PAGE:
Five of the Worst Things to Happen to Video Gaming
Video games are great. Whether it is used as a means to bond with friends or as a quick method to relieve stress, there are few entertainment mediums that have the ability to captivate us the way video games have.
Unfortunately, there are certain characteristics of video gaming that have completely ruined its experience, or have even turned it into a hostile environment. Stress relief? Good social experiences? Not anymore. Here are the worst things to happen to video gaming.
Nothing is more rewarding after doing hours upon hours of mindless tasks than receiving valueless nerd points. However, the problem with achievements and trophies aren't necessarily about the temptation to waste your time. Instead, this overarching reward system manipulates the way players play video games.
The system has ruined most of online gaming. Remember when Halo 3 first came out? Players would simply wait in line in order to help each another unlock the "Mongoose Mowdown" achievement. In other online games, players are typically wandering around doing whatever it takes to earn the next achievement or trophy instead of playing as a team to win. Whatever happened to playing for fun?
Unfortunately, achievements and trophies aren't going anywhere. According to the Electronic Entertainment Design and Research, games that incorporate online achievements into their games generate nearly 50-percent more revenue than games that didn't. Looks like you'd better get used to playing those crappy online games for a bit longer.
No, by "head shots" I'm not talking about the portraits that amateur models and actors use on their résumés. I'm talking about headshots, bullet shots to the head within video games.
Headshots are practically the best solution to any given situation presented to players in video games. This takes away from any potential creativity and critical thinking when problems arise in video games. For example, although players are given a huge arsenal of guns and gadgets in Splinter Cell: Conviction, the best way to get through that game is simply to shoot everyone in the head. It's quick, it's easy enough, and it's surprisingly clean.
What's the best method to get through insane mode in Gears of War 2? Shoot everyone in the head. Sneaking past guards in Goldeneye 007 for the N64? Shoot 'em in the back of the head with a silenced PP7. Wife is pissing you off in Fable 2? Shoot off her head. What happened to all of the creativity?
Pleased be advised however, that it is not recommended to consider the "headshots are the best solution" idea in real life situations.
3. Unnecessary Motion Control
Sure, motion control is great. It's one of the most innovative things to have happened to video gaming in quite some time. However, it's still in its infancy, and many game companies are still trying to properly integrate the feature into modern gaming. Unfortunately, the addition of motion control to existing game franchises simply means more work.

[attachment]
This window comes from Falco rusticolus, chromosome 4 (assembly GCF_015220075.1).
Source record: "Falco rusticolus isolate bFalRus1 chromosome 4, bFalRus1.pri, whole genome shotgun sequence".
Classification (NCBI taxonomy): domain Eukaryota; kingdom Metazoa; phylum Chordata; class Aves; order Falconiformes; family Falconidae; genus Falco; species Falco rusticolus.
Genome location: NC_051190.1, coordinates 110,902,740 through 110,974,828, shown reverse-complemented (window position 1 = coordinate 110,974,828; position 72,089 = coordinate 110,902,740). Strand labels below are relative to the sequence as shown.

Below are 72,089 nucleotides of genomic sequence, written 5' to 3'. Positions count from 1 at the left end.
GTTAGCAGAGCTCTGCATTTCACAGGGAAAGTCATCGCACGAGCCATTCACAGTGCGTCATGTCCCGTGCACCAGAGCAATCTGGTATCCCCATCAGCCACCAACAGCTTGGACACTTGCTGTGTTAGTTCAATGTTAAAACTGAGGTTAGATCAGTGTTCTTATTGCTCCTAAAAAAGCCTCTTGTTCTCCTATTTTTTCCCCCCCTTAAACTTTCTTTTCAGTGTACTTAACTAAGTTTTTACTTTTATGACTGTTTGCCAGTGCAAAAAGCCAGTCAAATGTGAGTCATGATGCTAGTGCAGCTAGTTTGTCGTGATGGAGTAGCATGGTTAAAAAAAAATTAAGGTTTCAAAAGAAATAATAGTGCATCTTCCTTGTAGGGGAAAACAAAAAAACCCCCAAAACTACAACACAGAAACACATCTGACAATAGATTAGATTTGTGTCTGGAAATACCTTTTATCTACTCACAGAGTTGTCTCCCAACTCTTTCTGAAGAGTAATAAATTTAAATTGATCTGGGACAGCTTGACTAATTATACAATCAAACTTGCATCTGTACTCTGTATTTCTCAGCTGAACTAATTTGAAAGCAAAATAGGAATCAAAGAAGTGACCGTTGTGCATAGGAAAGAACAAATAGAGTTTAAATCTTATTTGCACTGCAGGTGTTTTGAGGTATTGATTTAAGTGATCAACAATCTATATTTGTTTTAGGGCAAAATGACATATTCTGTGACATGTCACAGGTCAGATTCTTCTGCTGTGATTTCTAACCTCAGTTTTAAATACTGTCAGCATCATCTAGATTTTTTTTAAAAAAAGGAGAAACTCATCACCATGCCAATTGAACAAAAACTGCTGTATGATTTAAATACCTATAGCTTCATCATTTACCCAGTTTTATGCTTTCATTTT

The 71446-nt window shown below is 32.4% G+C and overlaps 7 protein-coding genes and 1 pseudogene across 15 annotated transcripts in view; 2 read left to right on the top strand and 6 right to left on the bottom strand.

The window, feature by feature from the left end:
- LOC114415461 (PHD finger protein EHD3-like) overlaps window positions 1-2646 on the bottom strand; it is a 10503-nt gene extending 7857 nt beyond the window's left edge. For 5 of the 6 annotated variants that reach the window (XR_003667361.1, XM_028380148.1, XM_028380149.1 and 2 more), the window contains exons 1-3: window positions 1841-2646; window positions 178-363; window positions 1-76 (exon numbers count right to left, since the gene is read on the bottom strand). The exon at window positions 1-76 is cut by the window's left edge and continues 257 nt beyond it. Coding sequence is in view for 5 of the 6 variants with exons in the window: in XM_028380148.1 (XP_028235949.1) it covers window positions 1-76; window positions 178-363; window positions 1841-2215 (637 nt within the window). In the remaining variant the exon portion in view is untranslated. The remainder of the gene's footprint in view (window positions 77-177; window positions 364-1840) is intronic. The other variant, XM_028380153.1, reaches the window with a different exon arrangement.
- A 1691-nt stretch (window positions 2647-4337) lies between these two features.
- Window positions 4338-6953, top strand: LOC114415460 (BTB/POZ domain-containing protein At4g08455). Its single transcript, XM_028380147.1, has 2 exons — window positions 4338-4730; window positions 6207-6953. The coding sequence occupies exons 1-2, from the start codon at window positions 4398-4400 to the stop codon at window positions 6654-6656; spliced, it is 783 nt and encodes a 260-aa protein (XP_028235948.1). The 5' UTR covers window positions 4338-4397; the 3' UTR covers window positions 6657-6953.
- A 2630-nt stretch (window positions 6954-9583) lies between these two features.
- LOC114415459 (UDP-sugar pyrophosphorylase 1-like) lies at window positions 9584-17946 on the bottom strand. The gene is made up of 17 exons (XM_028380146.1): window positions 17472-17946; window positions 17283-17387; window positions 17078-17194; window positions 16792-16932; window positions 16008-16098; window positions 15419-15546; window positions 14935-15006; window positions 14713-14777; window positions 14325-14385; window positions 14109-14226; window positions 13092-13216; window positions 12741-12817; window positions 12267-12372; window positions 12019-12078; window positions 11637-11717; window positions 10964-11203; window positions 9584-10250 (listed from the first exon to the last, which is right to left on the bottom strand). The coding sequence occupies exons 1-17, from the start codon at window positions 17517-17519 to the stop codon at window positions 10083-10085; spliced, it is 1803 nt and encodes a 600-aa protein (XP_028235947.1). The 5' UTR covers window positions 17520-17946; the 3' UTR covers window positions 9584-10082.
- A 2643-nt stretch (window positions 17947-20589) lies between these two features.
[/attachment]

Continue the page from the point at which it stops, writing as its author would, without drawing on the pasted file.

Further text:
Back in the '80s, all it would take to swing a sword in The Legend of Zelda was the simple press of the "B" button. It was simple and intuitive. Fast forward to 2006 with the release of The Legend of Zelda: Twilight Princess for the Wii. Instead of simply pressing a button to execute a sword swing, you're actually required to swing your entire arm and controller for each and every sword swipe in the game. Considering how often Link needs to use that sword, you're in for quite a workout by the end of the game.
Sure, the thought of stealing video games and having them for free may sound like a sweet deal, but to do so actually hurts the game industry. The money that you would have used to purchase the game would have gone to pay the men and and women who worked so hard to develop it, and ultimately would have funded the development of future video games.
According to the information-technology research firm IDC, roughly one in every three PC games is pirated. It's no wonder why the PC video game market is dying! Heck, software piracy resulted in a loss of $34 billion in 2005, and it's increasing each year. So don't blame game developers for simply charging for downloadable game content or protecting their games with some crazy DRM. Blame those damn pirates.
1. Annoying Teenagers on Online Gaming
All of the bullshit that made high school such a hostile environment are made apparent when playing video games online these days. Just about everyone has something horrible to say, whether it's an insult to one's mother or sexual orientation. We live in a generation in which people think violence and being an asshole is cool.
Sure, it's fine to have competitive spirit when playing game online. However, this shouldn't be an excuse for douchebaggery. Online services such as XBOX LIVE and the like have raised a generation of people that thinks nothing of treating another human being with any kind of respect. This results in a hostile online game environment, and it's ruining the enjoyment for everyone else with at least a small level of maturity. Wouldn't it be nice to have an age filter when playing online games? That way, the high school brats can play with each other.
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